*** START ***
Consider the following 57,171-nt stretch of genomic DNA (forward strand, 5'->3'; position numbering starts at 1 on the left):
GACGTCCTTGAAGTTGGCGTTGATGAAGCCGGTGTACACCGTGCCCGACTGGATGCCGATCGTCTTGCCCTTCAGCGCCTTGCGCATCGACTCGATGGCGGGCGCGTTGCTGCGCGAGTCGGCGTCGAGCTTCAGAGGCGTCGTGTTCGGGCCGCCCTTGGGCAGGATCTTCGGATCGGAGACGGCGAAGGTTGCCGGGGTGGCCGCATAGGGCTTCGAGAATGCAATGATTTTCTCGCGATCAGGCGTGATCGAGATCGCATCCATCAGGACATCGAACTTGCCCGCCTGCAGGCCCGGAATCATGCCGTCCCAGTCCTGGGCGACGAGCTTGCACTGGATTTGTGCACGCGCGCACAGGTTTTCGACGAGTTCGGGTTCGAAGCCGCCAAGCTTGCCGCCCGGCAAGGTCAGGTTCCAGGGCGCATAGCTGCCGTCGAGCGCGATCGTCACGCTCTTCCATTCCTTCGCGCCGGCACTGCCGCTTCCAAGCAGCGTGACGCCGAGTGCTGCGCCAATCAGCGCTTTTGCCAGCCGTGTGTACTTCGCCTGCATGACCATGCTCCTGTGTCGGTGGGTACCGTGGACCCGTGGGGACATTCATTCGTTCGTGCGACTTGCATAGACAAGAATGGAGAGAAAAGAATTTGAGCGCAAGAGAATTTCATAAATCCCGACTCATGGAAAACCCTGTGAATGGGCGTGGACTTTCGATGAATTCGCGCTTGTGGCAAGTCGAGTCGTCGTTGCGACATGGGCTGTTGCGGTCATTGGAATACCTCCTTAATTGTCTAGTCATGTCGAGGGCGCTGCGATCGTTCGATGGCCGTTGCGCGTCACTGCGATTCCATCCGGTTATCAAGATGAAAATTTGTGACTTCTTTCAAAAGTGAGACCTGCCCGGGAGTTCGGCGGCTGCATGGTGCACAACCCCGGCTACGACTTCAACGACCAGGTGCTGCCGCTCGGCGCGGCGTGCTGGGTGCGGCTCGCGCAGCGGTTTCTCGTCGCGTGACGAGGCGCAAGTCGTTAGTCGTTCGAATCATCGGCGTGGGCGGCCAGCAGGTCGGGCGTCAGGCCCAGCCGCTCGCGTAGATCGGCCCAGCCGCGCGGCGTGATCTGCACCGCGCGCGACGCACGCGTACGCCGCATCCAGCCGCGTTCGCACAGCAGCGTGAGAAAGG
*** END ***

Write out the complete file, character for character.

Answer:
Consider the following 57,171-nt stretch of genomic DNA (forward strand, 5'->3'; position numbering starts at 1 on the left):
GACGTCCTTGAAGTTGGCGTTGATGAAGCCGGTGTACACCGTGCCCGACTGGATGCCGATCGTCTTGCCCTTCAGCGCCTTGCGCATCGACTCGATGGCGGGCGCGTTGCTGCGCGAGTCGGCGTCGAGCTTCAGAGGCGTCGTGTTCGGGCCGCCCTTGGGCAGGATCTTCGGATCGGAGACGGCGAAGGTTGCCGGGGTGGCCGCATAGGGCTTCGAGAATGCAATGATTTTCTCGCGATCAGGCGTGATCGAGATCGCATCCATCAGGACATCGAACTTGCCCGCCTGCAGGCCCGGAATCATGCCGTCCCAGTCCTGGGCGACGAGCTTGCACTGGATTTGTGCACGCGCGCACAGGTTTTCGACGAGTTCGGGTTCGAAGCCGCCAAGCTTGCCGCCCGGCAAGGTCAGGTTCCAGGGCGCATAGCTGCCGTCGAGCGCGATCGTCACGCTCTTCCATTCCTTCGCGCCGGCACTGCCGCTTCCAAGCAGCGTGACGCCGAGTGCTGCGCCAATCAGCGCTTTTGCCAGCCGTGTGTACTTCGCCTGCATGACCATGCTCCTGTGTCGGTGGGTACCGTGGACCCGTGGGGACATTCATTCGTTCGTGCGACTTGCATAGACAAGAATGGAGAGAAAAGAATTTGAGCGCAAGAGAATTTCATAAATCCCGACTCATGGAAAACCCTGTGAATGGGCGTGGACTTTCGATGAATTCGCGCTTGTGGCAAGTCGAGTCGTCGTTGCGACATGGGCTGTTGCGGTCATTGGAATACCTCCTTAATTGTCTAGTCATGTCGAGGGCGCTGCGATCGTTCGATGGCCGTTGCGCGTCACTGCGATTCCATCCGGTTATCAAGATGAAAATTTGTGACTTCTTTCAAAAGTGAGACCTGCCCGGGAGTTCGGCGGCTGCATGGTGCACAACCCCGGCTACGACTTCAACGACCAGGTGCTGCCGCTCGGCGCGGCGTGCTGGGTGCGGCTCGCGCAGCGGTTTCTCGTCGCGTGACGAGGCGCAAGTCGTTAGTCGTTCGAATCATCGGCGTGGGCGGCCAGCAGGTCGGGCGTCAGGCCCAGCCGCTCGCGTAGATCGGCCCAGCCGCGCGGCGTGATCTGCACCGCGCGCGACGCACGCGTACGCCGCATCCAGCCGCGTTCGCACAGCAGCGTGAGAAAGG